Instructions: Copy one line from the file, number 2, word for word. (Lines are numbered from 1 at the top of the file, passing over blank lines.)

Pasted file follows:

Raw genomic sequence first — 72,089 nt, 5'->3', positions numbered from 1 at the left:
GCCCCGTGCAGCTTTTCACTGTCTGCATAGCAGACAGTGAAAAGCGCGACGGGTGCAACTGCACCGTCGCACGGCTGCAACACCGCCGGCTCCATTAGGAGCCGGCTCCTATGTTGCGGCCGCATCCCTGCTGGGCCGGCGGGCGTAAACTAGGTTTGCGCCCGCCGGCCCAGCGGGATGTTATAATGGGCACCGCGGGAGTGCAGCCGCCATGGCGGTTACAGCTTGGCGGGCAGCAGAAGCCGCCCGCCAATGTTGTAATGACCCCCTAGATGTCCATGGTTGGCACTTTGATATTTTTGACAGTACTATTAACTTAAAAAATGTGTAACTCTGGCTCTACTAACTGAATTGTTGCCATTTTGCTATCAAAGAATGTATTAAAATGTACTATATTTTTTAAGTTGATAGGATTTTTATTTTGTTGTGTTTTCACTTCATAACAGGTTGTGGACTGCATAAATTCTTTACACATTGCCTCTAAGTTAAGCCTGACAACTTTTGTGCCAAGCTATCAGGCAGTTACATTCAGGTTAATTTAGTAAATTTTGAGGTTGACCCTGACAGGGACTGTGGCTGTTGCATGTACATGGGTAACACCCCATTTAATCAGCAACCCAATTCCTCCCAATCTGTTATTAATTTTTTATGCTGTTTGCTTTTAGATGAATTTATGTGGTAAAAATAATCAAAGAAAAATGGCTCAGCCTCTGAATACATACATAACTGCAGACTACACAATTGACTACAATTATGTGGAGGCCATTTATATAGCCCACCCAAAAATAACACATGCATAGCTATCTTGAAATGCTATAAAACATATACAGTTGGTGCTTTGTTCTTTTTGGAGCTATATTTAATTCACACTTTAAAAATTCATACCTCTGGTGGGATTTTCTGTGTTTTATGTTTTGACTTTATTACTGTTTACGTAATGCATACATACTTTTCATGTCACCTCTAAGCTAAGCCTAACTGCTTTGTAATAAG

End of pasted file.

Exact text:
GCCCCGTGCAGCTTTTCACTGTCTGCATAGCAGACAGTGAAAAGCGCGACGGGTGCAACTGCACCGTCGCACGGCTGCAACACCGCCGGCTCCATTAGGAGCCGGCTCCTATGTTGCGGCCGCATCCCTGCTGGGCCGGCGGGCGTAAACTAGGTTTGCGCCCGCCGGCCCAGCGGGATGTTATAATGGGCACCGCGGGAGTGCAGCCGCCATGGCGGTTACAGCTTGGCGGGCAGCAGAAGCCGCCCGCCAATGTTGTAATGACCCCCTAGATGTCCATGGTTGGCACTTTGATATTTTTGACAGTACTATTAACTTAAAAAATGTGTAACTCTGGCTCTACTAACTGAATTGTTGCCATTTTGCTATCAAAGAATGTATTAAAATGTACTATATTTTTTAAGTTGATAGGATTTTTATTTTGTTGTGTTTTCACTTCATAACAGGTTGTGGACTGCATAAATTCTTTACACATTGCCTCTAAGTTAAGCCTGACAACTTTTGTGCCAAGCTATCAGGCAGTTACATTCAGGTTAATTTAGTAAATTTTGAGGTTGACCCTGACAGGGACTGTGGCTGTTGCATGTACATGGGTAACACCCCATTTAATCAGCAACCCAATTCCTCCCAATCTGTTATTAATTTTTTATGCTGTTTGCTTTTAGATGAATTTATGTGGTAAAAATAATCAAAGAAAAATGGCTCAGCCTCTGAATACATACATAACTGCAGACTACACAATTGACTACAATTATGTGGAGGCCATTTATATAGCCCACCCAAAAATAACACATGCATAGCTATCTTGAAATGCTATAAAACATATACAGTTGGTGCTTTGTTCTTTTTGGAGCTATATTTAATTCACACTTTAAAAATTCATACCTCTGGTGGGATTTTCTGTGTTTTATGTTTTGACTTTATTACTGTTTACGTAATGCATACATACTTTTCATGTCACCTCTAAGCTAAGCCTAACTGCTTTGTAATAAG